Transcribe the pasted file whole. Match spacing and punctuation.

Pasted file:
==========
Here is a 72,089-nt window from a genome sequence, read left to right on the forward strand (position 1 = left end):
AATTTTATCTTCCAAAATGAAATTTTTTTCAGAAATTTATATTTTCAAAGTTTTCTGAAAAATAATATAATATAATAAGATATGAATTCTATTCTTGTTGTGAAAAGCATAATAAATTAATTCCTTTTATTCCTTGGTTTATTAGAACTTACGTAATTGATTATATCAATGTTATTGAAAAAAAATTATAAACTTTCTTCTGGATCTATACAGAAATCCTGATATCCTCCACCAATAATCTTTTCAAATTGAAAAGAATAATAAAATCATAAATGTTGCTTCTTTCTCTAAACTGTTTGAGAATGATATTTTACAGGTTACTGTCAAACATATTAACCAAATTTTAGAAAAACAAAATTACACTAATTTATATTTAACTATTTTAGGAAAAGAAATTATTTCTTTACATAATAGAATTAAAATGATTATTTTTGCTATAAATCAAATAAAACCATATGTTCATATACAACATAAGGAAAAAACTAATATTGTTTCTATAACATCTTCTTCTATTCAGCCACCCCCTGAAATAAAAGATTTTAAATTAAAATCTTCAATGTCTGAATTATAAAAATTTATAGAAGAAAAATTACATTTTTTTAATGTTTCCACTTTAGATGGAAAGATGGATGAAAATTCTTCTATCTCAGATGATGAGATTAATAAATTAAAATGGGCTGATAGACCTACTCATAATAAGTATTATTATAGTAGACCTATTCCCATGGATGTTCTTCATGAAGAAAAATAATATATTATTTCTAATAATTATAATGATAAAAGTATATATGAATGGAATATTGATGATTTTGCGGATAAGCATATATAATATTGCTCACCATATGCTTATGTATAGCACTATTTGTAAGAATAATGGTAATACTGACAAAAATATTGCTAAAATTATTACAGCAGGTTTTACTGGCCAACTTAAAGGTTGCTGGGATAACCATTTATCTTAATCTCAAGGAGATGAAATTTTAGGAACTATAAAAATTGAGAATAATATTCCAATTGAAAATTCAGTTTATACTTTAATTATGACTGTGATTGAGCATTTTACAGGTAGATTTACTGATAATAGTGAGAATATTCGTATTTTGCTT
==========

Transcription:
Here is a 72,089-nt window from a genome sequence, read left to right on the forward strand (position 1 = left end):
AATTTTATCTTCCAAAATGAAATTTTTTTCAGAAATTTATATTTTCAAAGTTTTCTGAAAAATAATATAATATAATAAGATATGAATTCTATTCTTGTTGTGAAAAGCATAATAAATTAATTCCTTTTATTCCTTGGTTTATTAGAACTTACGTAATTGATTATATCAATGTTATTGAAAAAAAATTATAAACTTTCTTCTGGATCTATACAGAAATCCTGATATCCTCCACCAATAATCTTTTCAAATTGAAAAGAATAATAAAATCATAAATGTTGCTTCTTTCTCTAAACTGTTTGAGAATGATATTTTACAGGTTACTGTCAAACATATTAACCAAATTTTAGAAAAACAAAATTACACTAATTTATATTTAACTATTTTAGGAAAAGAAATTATTTCTTTACATAATAGAATTAAAATGATTATTTTTGCTATAAATCAAATAAAACCATATGTTCATATACAACATAAGGAAAAAACTAATATTGTTTCTATAACATCTTCTTCTATTCAGCCACCCCCTGAAATAAAAGATTTTAAATTAAAATCTTCAATGTCTGAATTATAAAAATTTATAGAAGAAAAATTACATTTTTTTAATGTTTCCACTTTAGATGGAAAGATGGATGAAAATTCTTCTATCTCAGATGATGAGATTAATAAATTAAAATGGGCTGATAGACCTACTCATAATAAGTATTATTATAGTAGACCTATTCCCATGGATGTTCTTCATGAAGAAAAATAATATATTATTTCTAATAATTATAATGATAAAAGTATATATGAATGGAATATTGATGATTTTGCGGATAAGCATATATAATATTGCTCACCATATGCTTATGTATAGCACTATTTGTAAGAATAATGGTAATACTGACAAAAATATTGCTAAAATTATTACAGCAGGTTTTACTGGCCAACTTAAAGGTTGCTGGGATAACCATTTATCTTAATCTCAAGGAGATGAAATTTTAGGAACTATAAAAATTGAGAATAATATTCCAATTGAAAATTCAGTTTATACTTTAATTATGACTGTGATTGAGCATTTTACAGGTAGATTTACTGATAATAGTGAGAATATTCGTATTTTGCTT